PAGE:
Consider this your PSA: minimalism doesn’t have to be austere or leave you longing for more. If you’re considering a minimalist living room (either by choice or in an effort to strike a concession with a neat-as-a-pin partner), know that there are endless ways to spin one. Ahead, we’re spotlighting the many faces of the minimalist living room. Whether your approach is a classic ode to right angles or involves Napoleonic antiques, find your ideal approach below! 

RELATED READ: Lighten Up With These Minimalist Lighting Ideas

Minimalist white living room
Design by Michelle Ruben / Photo by Anthony Barcelo

Go Classic

If classic minimalism fills your cup, don’t fight it. Dial back your furniture to Bauhaus-inspired basics, including perpendicular designs by and inspired by the godmothers and godfathers of minimalism, such as Eileen Gray, Charlotte Perriand, Ludwig Mies van der Rohe, and Le Corbusier. Strike a rectangular arrangement for your furniture — why fight perfection? — and anchor it with a neutral rug. To add character, layer in touches of texture. Be it a lambskin pelt tossed over the back of a chair or a high-pile rug, either will work wonders when it comes to making a minimalist decor feel homey.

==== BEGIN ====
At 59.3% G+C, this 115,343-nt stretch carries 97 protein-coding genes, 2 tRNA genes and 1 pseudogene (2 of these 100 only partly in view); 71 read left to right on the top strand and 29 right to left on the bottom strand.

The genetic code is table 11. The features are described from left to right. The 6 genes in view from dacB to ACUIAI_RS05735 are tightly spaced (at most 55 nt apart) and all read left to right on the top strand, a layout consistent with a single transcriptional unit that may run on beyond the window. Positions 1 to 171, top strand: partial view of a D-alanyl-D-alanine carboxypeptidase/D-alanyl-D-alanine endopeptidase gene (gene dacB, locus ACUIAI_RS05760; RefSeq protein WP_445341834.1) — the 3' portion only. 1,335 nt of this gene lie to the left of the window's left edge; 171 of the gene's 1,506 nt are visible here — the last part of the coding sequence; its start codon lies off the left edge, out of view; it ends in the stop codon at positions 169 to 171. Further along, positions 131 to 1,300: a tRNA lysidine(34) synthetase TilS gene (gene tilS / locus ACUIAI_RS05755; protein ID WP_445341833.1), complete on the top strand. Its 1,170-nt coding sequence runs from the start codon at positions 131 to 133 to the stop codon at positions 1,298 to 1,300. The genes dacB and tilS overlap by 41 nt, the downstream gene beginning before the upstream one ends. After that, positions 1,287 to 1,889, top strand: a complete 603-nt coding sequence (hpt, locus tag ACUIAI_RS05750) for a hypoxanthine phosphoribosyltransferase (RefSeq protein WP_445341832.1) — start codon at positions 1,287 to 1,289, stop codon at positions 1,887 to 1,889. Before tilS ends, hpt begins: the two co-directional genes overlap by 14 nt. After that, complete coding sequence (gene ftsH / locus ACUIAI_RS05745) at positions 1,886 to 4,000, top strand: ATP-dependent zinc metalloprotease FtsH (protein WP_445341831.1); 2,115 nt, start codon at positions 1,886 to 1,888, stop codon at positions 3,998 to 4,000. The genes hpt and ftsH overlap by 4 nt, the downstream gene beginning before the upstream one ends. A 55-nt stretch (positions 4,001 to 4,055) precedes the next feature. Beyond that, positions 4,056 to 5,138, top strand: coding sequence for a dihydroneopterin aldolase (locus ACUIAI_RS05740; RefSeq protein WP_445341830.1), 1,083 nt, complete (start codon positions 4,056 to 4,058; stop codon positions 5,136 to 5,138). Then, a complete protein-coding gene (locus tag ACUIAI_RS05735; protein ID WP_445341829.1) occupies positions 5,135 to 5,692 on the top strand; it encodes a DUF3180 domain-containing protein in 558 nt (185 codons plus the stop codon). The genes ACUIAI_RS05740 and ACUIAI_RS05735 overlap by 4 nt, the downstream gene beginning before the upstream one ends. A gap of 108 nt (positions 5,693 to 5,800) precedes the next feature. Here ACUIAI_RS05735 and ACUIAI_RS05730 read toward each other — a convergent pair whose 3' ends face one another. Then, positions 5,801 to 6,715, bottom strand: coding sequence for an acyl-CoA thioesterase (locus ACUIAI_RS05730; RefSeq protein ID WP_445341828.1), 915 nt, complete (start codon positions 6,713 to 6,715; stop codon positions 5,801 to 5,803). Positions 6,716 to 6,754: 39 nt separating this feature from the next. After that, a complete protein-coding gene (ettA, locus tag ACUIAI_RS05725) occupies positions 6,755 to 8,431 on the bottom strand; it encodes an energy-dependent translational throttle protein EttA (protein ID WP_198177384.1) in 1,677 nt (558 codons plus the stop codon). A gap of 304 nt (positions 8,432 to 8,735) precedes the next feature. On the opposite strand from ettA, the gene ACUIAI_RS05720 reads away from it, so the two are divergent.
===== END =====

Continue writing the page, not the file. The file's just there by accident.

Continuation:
Minimalist living room with 19th century scottish mirro=r
Design by Martin Young Design / Photo by Martin Young

Add in Antiques

If an ensemble of minimalist furniture feels soulless to you, by all means, factor in some antiques! Believe it or not, with a little finessing, antiques can merge effortlessly with minimalist decor. To pull it off easily, select a limited color palette and ensure every decor in your room adheres to it. When choosing antiques, consider pieces with high architectural value that can double as art. Baroque, Neoclassical, and Art Nouveau pieces are all good options. Fill in the space surrounding your antiques with the most pared-down of pieces. Think: Isamu Noguchi tables and lantern lights, Mies Van der Rohe Barcelona chairs, and Florence Knoll-style sofas.